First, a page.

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7 Big College Transfer Credit Questions You Must Ask

If you’re going back to school while balancing a career and family, chances are strong that you’re looking for ways to fast-track your education. One significant way this can happen is through transferring in previous credit or experience.

But what can you get transfer credit for? And, how much can you get?

Those answers vary wildly by institution. In most cases, there are no black-and-white answers that apply universally. That can actually be good news—if you’re struggling to choose between programs, finding the program with the most generous (and credible) transfer policies could prove to be a differentiator.

Here are the most important questions to ask your target schools.

Question 1: Can I get credit for work I’ve already completed toward a master’s or doctoral degree at another school?

Answer: It depends.

Many traditional graduate institutions do not award transfer credit to students who have partially completed their degrees elsewhere. They often cite academic rigor and institutional standards as their reasoning.

However, there are innovative programs that will accept previous graduate work and award transfer credit. At these programs, they often look for credit relevancy – how much of your completed work has direct application or significant relevance to the courses you would take within their program.

That means even if your coursework may not be an exact 1:1 match to the courses at the program you’re applying to, you may still be awarded transfer credit if your coursework has a high relevancy score.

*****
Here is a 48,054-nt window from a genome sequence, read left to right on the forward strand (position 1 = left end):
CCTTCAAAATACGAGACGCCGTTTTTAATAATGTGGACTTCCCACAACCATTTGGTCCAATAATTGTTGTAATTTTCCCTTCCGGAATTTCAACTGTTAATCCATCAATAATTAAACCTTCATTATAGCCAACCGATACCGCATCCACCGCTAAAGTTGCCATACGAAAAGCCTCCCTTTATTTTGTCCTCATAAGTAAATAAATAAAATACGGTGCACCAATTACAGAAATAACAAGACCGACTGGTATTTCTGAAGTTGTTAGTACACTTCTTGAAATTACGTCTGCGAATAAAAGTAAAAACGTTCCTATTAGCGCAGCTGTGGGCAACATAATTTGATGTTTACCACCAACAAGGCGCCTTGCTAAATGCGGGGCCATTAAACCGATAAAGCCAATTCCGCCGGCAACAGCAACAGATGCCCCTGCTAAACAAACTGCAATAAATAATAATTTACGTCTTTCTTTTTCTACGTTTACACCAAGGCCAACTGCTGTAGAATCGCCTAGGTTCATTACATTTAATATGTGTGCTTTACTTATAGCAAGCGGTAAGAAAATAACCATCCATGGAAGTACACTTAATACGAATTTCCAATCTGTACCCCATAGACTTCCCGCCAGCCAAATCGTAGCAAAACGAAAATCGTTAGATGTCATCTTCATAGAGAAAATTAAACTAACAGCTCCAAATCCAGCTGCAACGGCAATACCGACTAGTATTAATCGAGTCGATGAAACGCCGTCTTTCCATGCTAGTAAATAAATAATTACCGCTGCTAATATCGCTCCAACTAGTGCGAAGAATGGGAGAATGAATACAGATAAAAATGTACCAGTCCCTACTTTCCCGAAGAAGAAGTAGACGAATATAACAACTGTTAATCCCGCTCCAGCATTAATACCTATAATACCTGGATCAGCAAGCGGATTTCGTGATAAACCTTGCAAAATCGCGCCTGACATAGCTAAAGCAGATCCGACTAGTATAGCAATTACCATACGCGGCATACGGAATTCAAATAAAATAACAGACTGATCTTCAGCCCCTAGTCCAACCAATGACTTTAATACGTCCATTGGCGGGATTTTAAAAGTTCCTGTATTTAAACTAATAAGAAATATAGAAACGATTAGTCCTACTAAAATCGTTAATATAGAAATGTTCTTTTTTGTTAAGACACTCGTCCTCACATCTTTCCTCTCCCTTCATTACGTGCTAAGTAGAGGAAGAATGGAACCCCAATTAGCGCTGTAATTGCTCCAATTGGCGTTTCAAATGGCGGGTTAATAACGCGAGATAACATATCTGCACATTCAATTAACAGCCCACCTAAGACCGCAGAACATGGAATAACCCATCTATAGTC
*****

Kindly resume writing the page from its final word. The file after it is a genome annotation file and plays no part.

Question 2: Can I get credit for coursework I completed at a nationally accredited institution?

Answer: Maybe.

Many regionally accredited programs will not accept credits from work completed at nationally accredited institutions. This is because regional accreditation often requires more stringent academic rigor to achieve. Programs that are nationally accredited lean more toward technical, vocational or distance-learning models—which can be viewed as non-transferable by academic-focused institutions.

However, some regionally accredited programs understand that the experience gained in these programs is valuable and may be portable to their programs. These programs will review the course descriptions and syllabi to determine how much relevance the experience has toward the applicant’s program.

This process may require additional time, so be prepared if this applies to you.

Question 3: Can I get transfer credit for a course I had a “D” in?

Answer: It depends.

The answer is likely determined by the regional or national governing body of the institution. Currently, there are several governing bodies adopting the transfer of D grades.

For example, The Ohio Department of Higher Education and Transfer Advisory Council issued a policy on the Transfer of D Grades in 2005. That policy states that “as of Fall 2005, Ohio public institutions of higher education are to accept and apply all transfer coursework with a letter grade of D or higher as the institution would for a native student under the business rules an academic policies of the receiving institution. These business rules and policies may include, but are not limited to, such areas as effective course dates, age of coursework, requirements of a particular major or program, and eligibility” (Ohio Department of Higher Education, Appendix D).